The demand for animators is low due to the low demand in general for animation products domestically. Graduates and animators frequently turn their back on animation as the Czech Republic lacks an established audio-visual industry that would provide sufficient work for graduates and professionals – filmmakers, animators, artists and craftsmen. Where there is no demand for animation products, animators won’t be offering to fulfil it.

That said, it should be stated that low demand for animators is also due to a lack of experienced artists in positions throughout the production process. For instance, current personnel have a deep lack of knowledge and experience of modern animation techniques, such as 3D animation, or experience of professional management and organisation of medium-sized and large-scale animation projects. This is another example of the gap between domestic and foreign production.

YES to the systematic development of technical and technological infrastructure, NO to the obstruction of new technological trends (and more)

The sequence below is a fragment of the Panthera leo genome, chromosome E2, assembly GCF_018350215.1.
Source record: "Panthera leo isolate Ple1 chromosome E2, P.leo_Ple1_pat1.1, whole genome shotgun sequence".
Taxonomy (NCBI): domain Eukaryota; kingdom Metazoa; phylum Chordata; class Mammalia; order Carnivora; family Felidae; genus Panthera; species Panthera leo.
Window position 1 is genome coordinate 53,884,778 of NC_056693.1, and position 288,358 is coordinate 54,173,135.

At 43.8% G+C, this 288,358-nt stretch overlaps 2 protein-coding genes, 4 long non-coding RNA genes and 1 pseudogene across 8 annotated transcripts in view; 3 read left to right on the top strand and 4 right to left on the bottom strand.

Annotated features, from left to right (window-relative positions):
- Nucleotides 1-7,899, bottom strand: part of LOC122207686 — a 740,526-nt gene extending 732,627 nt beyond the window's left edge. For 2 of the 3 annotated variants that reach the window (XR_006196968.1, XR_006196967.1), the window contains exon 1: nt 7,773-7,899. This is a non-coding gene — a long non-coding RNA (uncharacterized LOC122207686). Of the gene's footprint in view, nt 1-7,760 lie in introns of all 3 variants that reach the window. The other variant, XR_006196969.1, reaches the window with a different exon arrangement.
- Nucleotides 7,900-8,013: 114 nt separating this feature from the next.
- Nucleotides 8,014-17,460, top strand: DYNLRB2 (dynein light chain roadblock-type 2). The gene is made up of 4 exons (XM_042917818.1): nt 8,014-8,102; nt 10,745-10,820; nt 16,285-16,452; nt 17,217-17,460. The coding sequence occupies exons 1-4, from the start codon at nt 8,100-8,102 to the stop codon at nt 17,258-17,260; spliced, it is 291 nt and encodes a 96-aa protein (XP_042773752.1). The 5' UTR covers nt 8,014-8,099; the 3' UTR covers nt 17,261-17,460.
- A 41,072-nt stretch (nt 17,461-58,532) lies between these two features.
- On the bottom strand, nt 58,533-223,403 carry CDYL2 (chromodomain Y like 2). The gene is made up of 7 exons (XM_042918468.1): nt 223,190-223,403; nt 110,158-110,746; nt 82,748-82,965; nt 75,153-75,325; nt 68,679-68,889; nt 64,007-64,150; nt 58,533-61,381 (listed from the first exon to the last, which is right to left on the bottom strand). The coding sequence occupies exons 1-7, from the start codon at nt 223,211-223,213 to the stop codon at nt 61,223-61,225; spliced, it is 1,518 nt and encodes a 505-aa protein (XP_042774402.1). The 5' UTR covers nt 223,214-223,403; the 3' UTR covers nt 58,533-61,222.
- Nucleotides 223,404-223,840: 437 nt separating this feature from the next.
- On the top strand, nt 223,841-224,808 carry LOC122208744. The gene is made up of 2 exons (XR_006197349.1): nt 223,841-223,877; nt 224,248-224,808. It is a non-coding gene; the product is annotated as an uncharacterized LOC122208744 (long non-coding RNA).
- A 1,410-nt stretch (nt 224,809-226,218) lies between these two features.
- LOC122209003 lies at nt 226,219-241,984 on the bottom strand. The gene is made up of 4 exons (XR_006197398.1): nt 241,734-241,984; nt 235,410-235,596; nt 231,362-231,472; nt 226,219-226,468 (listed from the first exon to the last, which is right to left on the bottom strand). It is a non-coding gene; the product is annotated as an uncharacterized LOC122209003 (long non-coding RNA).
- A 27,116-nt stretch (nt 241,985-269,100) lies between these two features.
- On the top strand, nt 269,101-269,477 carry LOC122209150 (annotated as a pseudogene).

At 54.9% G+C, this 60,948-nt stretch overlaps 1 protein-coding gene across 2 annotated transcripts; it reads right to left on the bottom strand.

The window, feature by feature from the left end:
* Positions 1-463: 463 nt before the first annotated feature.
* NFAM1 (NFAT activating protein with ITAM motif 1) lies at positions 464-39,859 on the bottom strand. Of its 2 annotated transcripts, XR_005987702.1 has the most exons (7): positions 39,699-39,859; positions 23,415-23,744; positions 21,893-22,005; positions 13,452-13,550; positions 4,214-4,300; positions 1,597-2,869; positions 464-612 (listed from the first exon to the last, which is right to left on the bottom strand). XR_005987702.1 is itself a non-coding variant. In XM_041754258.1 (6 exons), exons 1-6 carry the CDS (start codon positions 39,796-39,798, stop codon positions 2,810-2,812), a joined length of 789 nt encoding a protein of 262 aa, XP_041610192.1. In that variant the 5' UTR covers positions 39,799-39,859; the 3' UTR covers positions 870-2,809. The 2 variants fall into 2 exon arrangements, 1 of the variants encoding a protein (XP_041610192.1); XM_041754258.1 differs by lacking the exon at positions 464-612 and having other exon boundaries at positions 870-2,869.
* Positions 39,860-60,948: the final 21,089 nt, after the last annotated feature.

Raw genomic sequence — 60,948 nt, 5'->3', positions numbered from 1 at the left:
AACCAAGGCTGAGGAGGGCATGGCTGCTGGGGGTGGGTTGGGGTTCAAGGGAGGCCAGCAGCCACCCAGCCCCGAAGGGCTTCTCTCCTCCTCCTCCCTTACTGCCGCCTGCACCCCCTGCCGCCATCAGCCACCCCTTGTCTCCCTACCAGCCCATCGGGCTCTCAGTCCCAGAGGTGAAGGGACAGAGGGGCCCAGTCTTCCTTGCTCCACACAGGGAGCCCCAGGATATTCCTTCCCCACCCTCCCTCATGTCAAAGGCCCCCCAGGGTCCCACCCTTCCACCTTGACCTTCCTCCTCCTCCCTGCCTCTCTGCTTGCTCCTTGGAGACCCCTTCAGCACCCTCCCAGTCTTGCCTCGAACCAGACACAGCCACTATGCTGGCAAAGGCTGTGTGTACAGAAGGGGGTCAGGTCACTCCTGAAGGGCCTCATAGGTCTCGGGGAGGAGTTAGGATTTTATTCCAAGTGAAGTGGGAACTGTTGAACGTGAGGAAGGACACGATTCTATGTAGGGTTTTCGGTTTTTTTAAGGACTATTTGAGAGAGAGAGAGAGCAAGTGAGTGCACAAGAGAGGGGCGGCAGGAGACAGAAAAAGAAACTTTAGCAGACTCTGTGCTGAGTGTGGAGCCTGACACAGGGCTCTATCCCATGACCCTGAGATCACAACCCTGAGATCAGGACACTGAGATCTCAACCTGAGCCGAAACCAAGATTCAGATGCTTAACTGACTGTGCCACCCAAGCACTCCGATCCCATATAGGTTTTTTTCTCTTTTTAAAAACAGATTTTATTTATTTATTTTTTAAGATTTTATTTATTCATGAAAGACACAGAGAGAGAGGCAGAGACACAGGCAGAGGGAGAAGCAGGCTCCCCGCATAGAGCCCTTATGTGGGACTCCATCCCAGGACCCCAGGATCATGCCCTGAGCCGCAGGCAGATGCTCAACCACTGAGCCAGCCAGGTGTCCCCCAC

In recent decades, modern animation has been closely linked to the development of new technologies and their utilisation, including the combination of audio-visual techniques. It must be pointed out that the development of cinematography in general has from the very beginning been linked to the use of modern technology in a given era. These developments have then been much reinforced by the requirements of filmmakers and artists. Technology has always been and always will be an instrument of its own artistic output.

Our regional and historical primacy may be a skill for creative originality and variety, imagination and technological adaptability, but also an ability to produce thought-provoking, audience friendly and aesthetically noteworthy animation. In other words, a long-term strategy of employing different technologies simultaneously is needed, as is the establishment of methods that emphasise efficiency and aesthetic appeal.